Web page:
pornIt is not the first time that online pornography has stirred controversy in the UK. The recent government’s decision to automatically opt-in home users to online adult websites was quite controversial with many people saying that it is not up to the government to decide what websites people can visit at home. It’s funny how, within only a matter of few weeks, official figures released under the Freedom of Information Act show that there have been thousands of blocked attempts to access pornographic websites. The official version is that users typically end up on these websites accidentally, they come up as pop-ups from other websites and that automatically refreshing websites will generate more hits per user – a feeble attempt to wipe egg off their face.

Why does this happen?

It’s difficult to pass judgement on this issue. My view is that when someone is in their office, bored or tired after a long day, and having ‘exhausted’ their energy on Facebook, they might think that a quick peek at a ‘naughty’ website will not harm anyone? It’s also fair to say that most users probably already know that a web filtering solution is in place, and that their internet activity is monitored, so most of these are more likely than not deliberate attempts to access blocked online material. A user might come across an adult website while researching other topics, but the sheer number of attempts detailed in the statistics simply does not add up to this conclusion. When a specific website is visited, then it indicates intent to do so; however that’s up to the reader to judge.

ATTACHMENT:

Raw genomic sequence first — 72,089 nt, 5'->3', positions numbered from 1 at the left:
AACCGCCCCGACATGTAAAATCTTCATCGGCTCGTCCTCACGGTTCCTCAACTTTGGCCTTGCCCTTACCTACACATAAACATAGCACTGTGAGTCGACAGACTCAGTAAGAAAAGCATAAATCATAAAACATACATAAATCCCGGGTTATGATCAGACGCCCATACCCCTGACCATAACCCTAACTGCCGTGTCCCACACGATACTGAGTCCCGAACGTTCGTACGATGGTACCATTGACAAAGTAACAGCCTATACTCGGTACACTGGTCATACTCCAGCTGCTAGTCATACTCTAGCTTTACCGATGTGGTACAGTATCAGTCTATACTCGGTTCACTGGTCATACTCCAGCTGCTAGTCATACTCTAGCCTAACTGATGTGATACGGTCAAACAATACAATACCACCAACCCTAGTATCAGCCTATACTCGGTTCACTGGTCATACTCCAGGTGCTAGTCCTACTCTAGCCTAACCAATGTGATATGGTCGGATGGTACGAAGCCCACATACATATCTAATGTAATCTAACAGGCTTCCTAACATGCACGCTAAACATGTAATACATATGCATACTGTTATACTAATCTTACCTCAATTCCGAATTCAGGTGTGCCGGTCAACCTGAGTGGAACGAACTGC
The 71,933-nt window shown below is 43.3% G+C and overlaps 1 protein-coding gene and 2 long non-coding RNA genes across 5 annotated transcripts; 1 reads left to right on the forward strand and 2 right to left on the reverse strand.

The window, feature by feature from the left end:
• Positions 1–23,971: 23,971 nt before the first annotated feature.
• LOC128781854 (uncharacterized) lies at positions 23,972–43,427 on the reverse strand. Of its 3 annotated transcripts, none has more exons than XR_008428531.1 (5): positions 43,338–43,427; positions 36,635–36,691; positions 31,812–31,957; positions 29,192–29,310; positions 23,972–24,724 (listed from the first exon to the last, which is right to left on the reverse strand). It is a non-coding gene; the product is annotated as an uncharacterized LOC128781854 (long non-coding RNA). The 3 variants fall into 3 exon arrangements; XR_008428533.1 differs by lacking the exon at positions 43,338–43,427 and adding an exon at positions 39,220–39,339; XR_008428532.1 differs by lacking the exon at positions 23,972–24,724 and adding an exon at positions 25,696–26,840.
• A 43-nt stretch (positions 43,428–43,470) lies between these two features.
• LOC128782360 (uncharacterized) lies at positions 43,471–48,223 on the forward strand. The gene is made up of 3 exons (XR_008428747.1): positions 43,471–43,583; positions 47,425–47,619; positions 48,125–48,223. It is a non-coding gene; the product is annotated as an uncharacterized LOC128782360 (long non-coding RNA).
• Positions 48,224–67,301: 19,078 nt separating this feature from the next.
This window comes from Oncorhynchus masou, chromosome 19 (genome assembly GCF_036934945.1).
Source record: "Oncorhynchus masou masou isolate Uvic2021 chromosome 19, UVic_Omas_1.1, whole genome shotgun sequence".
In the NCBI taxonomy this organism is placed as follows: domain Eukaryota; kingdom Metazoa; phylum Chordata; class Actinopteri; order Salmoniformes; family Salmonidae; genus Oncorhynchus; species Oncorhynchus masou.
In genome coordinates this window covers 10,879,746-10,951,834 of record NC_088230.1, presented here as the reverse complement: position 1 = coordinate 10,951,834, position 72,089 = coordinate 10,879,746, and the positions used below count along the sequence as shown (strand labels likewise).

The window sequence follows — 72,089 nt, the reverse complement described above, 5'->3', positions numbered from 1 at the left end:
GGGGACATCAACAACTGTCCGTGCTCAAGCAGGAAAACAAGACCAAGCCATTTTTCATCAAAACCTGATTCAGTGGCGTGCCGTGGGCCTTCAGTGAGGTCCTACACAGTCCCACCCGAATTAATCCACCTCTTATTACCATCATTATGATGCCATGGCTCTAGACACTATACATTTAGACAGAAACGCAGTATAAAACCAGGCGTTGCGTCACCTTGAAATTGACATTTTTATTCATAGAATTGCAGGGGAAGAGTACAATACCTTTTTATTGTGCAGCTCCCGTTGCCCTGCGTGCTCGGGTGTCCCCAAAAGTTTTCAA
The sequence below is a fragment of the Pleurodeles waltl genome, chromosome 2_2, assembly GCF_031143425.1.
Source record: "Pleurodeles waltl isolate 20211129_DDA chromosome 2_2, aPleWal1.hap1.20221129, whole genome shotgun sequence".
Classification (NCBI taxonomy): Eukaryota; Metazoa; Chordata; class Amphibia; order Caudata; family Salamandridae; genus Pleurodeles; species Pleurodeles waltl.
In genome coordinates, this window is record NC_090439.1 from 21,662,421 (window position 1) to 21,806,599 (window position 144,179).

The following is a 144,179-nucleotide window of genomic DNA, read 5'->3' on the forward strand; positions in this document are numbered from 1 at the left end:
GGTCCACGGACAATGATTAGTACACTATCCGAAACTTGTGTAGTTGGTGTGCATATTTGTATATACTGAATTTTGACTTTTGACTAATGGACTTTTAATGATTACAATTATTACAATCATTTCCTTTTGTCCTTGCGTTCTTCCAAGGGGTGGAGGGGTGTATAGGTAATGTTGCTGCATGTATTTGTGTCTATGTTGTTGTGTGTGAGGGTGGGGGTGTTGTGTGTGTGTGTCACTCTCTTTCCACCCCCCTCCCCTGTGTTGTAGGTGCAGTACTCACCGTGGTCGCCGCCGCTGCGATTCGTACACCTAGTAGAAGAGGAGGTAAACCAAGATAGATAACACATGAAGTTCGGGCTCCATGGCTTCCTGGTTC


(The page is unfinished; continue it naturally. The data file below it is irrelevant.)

What should you be thinking about?

Even though employees in the Houses of Parliament probably had a good idea that their online activity was monitored, it didn’t prevent them from attempting to access adult material. Moving away from the topic of porn and MPs in the UK, and looking at matters closer to home, how can you prevent something similar from happening?

What can you do to make sure that your staff spend their time more efficiently and productively? Here are a few tips:

1)      First things first, if you don’t have a web filtering and monitoring system in place, then you really should implement one – unless you want to start wondering what each employee in doing online

2)      You need a web filtering solution which will allow you to drill-down exactly into what a specific user is doing, as given by example in this short video:  Monitoring Internet activity at the office.

3)      Your web filtering should proactively advise and alert you when a user attempts to visit ‘naughty’ websites, or other illicit webpages, so that your HR department can decide whether or not to remind them of the company’s best practices on Internet usage.

4)      You should invest some time and resources discovering how much time users are spending on websites which are unrelated to their official duties.

GFI WebMonitor® is an affordable solution that allows you to address all of the above. Besides the ability to block categories of undesirable websites, it is very easy to use the Activity dashboards and reports to identify employees whose time could be better spent working for you, than searching the web for themselves. Real-time configurable alerts allow you to send emails to the appropriate people when their online behaviour merits it. Search engine query monitoring, for example, will clearly show what a user’s intentions were and the appropriate department can take the necessary actions, including education, to ensure there are no repeat offenders. GFI WebMonitor offers companies many other benefits such as added web browsing security and mitigation of bandwidth issues.

Try GFI WebMonitor for free for 30 days!